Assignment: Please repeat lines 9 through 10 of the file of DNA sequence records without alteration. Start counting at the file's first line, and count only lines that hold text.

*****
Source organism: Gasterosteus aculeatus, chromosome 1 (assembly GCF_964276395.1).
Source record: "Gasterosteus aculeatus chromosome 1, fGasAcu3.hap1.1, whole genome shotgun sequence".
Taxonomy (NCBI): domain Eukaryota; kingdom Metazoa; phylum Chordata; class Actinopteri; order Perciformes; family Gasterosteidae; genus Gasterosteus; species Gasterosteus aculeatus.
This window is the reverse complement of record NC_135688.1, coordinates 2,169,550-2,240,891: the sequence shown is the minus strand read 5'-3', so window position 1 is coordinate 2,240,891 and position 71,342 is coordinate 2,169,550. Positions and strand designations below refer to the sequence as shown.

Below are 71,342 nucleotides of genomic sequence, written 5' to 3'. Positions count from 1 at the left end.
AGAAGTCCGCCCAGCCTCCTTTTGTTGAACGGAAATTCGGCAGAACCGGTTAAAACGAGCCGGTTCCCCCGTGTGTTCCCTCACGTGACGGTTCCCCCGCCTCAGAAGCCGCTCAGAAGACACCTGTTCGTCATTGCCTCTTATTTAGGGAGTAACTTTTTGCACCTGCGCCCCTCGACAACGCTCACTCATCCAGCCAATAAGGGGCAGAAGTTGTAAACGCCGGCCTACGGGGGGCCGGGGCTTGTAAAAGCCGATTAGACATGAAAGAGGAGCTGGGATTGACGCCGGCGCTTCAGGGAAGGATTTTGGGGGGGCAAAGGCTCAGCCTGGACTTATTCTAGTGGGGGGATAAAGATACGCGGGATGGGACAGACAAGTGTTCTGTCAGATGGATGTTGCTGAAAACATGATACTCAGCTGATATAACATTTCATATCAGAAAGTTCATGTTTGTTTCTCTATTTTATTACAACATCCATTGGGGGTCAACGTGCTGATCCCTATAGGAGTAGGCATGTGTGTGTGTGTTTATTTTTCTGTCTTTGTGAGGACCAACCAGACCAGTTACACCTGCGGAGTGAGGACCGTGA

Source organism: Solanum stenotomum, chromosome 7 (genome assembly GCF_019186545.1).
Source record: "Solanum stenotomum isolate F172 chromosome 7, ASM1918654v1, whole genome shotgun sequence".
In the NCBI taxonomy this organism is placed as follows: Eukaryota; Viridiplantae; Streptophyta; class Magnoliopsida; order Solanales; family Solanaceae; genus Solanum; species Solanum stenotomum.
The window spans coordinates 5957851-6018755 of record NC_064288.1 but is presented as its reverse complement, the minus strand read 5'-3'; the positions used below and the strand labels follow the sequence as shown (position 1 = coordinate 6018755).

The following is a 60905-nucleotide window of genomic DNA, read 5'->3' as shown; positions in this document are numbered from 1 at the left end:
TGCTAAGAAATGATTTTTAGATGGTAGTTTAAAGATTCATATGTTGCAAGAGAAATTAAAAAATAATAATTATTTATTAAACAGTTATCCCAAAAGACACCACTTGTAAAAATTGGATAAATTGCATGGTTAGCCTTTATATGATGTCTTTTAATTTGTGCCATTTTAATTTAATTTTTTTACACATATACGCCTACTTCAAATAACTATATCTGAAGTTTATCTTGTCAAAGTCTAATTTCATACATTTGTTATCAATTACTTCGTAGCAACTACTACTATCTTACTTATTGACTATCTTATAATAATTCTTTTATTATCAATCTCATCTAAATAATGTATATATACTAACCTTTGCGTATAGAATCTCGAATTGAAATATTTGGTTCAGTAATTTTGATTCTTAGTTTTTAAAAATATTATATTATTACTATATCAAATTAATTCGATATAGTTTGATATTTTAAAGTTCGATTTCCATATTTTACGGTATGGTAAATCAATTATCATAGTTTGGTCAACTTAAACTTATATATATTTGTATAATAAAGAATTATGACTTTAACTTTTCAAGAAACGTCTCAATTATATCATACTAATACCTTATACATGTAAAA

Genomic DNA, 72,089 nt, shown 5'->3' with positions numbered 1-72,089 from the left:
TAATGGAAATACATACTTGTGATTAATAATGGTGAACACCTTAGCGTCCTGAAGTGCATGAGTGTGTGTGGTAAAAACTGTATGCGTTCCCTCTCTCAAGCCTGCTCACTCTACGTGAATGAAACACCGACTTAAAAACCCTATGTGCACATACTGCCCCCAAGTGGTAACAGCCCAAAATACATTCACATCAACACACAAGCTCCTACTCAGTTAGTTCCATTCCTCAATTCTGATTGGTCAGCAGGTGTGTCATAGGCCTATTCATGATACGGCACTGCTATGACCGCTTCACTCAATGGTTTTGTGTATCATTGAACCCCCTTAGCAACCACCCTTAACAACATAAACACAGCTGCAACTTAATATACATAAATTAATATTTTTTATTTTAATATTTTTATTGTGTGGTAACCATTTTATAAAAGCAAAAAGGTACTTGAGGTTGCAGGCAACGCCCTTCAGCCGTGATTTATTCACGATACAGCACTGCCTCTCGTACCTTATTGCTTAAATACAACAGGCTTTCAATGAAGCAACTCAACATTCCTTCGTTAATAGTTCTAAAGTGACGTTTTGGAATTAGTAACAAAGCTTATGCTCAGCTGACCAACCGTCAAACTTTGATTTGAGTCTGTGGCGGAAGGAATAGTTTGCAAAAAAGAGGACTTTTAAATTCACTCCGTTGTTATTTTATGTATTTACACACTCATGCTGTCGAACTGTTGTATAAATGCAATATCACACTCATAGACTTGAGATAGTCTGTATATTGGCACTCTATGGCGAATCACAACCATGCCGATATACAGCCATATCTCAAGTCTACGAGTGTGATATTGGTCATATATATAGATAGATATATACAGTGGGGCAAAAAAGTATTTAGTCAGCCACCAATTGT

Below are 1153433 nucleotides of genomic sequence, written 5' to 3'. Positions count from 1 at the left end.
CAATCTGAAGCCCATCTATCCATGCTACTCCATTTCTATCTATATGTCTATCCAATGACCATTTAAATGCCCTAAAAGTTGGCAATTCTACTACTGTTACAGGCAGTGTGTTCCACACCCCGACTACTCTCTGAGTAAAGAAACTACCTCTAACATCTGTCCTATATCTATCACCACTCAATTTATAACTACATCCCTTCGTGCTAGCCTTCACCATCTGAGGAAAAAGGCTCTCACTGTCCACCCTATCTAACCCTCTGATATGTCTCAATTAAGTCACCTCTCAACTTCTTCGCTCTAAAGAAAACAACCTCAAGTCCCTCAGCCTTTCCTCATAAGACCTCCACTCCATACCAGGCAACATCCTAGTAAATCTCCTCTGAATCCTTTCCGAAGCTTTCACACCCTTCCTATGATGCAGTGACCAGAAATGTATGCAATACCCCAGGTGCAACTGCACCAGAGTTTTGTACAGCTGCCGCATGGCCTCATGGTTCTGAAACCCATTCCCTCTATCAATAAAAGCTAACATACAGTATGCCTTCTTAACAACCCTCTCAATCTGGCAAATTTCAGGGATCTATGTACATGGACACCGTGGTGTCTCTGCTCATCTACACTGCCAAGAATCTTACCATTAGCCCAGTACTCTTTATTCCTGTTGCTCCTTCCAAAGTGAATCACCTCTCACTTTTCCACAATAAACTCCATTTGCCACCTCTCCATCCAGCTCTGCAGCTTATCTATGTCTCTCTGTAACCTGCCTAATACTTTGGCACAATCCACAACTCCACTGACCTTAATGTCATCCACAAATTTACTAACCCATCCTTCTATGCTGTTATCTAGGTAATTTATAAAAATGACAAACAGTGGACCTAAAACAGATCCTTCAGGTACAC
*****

In the NCBI taxonomy this organism is placed as follows: Eukaryota; Viridiplantae; Streptophyta; class Magnoliopsida; order Solanales; family Solanaceae; genus Solanum; species Solanum stenotomum.
The window spans coordinates 5957851-6018755 of record NC_064288.1 but is presented as its reverse complement, the minus strand read 5'-3'; the positions used below and the strand labels follow the sequence as shown (position 1 = coordinate 6018755).